‘Modern in a rustic setting’ – Lucas y Hernández-Gil Architects get it picture perfect in Hotel Ayllon where contemporary design and comforts are fitted faultlessly into the medieval charm of the small town.
“A contemporary reinterpretation of rustic” – that is how the owners of Hotel Ayllon, describe the quaint, charming hotel, set in the main plaza of Ayllon, a small town in Spain, where the medieval era comes alive in its narrow cobbled pathways. Castilian architecture and red rooftops blend in with green hilly fields and blue skies.
In such a locale steeped in history and tradition, to inject ‘contemporary’ is almost impossible, but Madrid based firm Lucas Y Hernández-Gil Architects have hit the right button in Hotel Ayllon which settles harmoniously in with its simple architectural surroundings. Its stony facade resembles everything around it, seeming to imitate the past… but once inside, a completely different world waits.
The interiors ooze the domestic charm of the town in a spatial vocabulary that gives credence to the vernacular style yet caters to the modern, urban man. Say principal architects Cristina Dominguez-Lucas and Fernando Hernandez Gil, “The small hotel is located in an old medieval town, it was thus necessary to create a new and contemporary architecture that would adapt to the existing traditional one.” And this became their guiding mantra while delving into each tiny space within.
“The theme,” architect Fernando Hernandez Gil explains, “was ‘respect’.” Expounding further, he says, “In our design we needed to maintain the scale and the traditional architecture of the town, which was actually a result of unplanned growth.”
A twisted route through the cobbled pathways from the town entrance arch leads us to the main plaza where the hotel sits, merged into the Castilian facade. Mentions architect Cristina Dominguez-Lucas, “The houses have very little frontage, but a lot of depth.” So facade treatments were limited, and the design team stuck to stone walls and retained the original charm and beauty.
While the frontal facade in the main plaza with its balconies seems like one of the many cafes on the street, the rear facade of the main hotel through a smaller plaza has more identifiable elements to it.
The owner gave 3 old houses to be converted into one hotel, which was a major spatial restriction, but efficiently overcome by introducing courtyards and patios. These inside-outside spaces not just articulate the separate structures, but also link the spatial chain, while becoming the nucleus in the architectural scheme. The team tells us, “Every expanse of the 1500 sq m accommodating 18 rooms (all different) and 3 dining halls revolves around the cosy, sunlit landscaped central patio.”
Connecting all the spaces, the patio is spatial flexibility in action – glazed walls and ceilings assisted by adjustable blinds and mobile openings change the dynamics as desired. Cristina Dominguez-Lucas points out, “The patio – restaurant consists of three linked dining rooms, which have different settings for different times of the day.”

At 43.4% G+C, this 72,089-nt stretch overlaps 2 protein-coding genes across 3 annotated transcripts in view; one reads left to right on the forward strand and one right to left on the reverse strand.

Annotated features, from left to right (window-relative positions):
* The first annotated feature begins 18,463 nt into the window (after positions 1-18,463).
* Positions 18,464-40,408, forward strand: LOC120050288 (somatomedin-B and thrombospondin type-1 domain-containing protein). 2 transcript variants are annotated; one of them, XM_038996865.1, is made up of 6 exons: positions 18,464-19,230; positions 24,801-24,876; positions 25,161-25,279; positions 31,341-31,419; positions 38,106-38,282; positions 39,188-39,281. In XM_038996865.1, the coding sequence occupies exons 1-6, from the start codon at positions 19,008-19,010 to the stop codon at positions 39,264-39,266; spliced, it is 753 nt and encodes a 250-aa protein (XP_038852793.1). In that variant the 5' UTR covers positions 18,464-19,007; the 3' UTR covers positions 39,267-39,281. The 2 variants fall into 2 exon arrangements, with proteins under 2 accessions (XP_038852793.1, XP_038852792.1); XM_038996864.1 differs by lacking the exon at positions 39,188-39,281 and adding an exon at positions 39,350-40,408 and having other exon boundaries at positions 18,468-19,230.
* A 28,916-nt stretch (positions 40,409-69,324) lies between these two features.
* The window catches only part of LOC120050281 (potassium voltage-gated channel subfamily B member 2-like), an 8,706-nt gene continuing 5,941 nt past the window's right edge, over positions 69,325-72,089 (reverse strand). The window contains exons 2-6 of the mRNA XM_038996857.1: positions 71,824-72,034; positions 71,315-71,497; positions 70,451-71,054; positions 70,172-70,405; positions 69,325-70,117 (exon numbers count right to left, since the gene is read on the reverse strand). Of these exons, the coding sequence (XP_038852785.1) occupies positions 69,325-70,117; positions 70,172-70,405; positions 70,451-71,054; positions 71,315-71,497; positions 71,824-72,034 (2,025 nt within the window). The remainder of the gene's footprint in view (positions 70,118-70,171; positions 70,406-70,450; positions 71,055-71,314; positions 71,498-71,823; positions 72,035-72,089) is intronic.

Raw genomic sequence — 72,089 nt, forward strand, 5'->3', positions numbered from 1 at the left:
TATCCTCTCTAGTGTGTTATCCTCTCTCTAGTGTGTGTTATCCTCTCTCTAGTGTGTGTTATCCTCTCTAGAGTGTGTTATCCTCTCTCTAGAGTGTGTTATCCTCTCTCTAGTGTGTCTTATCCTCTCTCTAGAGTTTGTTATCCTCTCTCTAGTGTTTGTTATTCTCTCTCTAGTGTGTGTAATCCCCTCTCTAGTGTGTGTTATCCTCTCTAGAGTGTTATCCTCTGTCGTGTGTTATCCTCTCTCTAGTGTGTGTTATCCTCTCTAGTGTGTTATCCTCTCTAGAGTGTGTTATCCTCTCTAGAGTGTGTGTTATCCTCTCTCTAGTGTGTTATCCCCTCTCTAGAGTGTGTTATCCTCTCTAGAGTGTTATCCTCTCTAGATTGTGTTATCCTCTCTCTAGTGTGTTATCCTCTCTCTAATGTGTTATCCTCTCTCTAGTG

Splashed in neutral earthy and whitewashed tones, wooden beams, columns and minimalistic furniture is a theatre setting for the changing daylight that plays a game of ‘perspective and highlights’ with the textures and colours here. One can simply be lost in the warm Scandinavian-Nordic aura of the decor, while relaxing in one of the many wishbone chairs locally crafted.
But of all spaces, the design team deem the bedrooms as their favourite zone; they further explain, “New spaces emerged as we tried to adjust the rigidity of local architecture and it provoked different experiences each time. Some bedrooms are oriented to the streets, some to the plaza or courtyard, and some even to the view of the roofs or to far visions of the surrounding landscape.”
A common denominator in all bedrooms is the furniture – crafted by local craftsmen using locally available wood, in a manner that bridges 20th century trends and traditional vernacular style. To create depth in some of the rooms, pastel shades were chosen, and these neutral shades also act as the perfect backdrop for the material palette of light wood and Carrara marble.
“We sought to create an effect of simplicity and sobriety. The location itself contributes peace and quiet, and the nuances of colour are provided by lighting. There is just a matter of ‘decoration’ and here the materials – untreated wood or stone of Sepulveda become important,” say the designers.
The balance the team had wanted to create is evident in the subtle delicacy and respect towards every aspect of the design, from material palette and mixing, architectural decor to furniture styles. The authors of this hotel, the Lucas Y Hernández-Gil design team, have bridged the old and new, in styles that respect both eras; a tough benchmark to achieve surely.
Text By K Parvathy Menon
Photographs Lucas y Hernández-Gil Architects and Jara Varela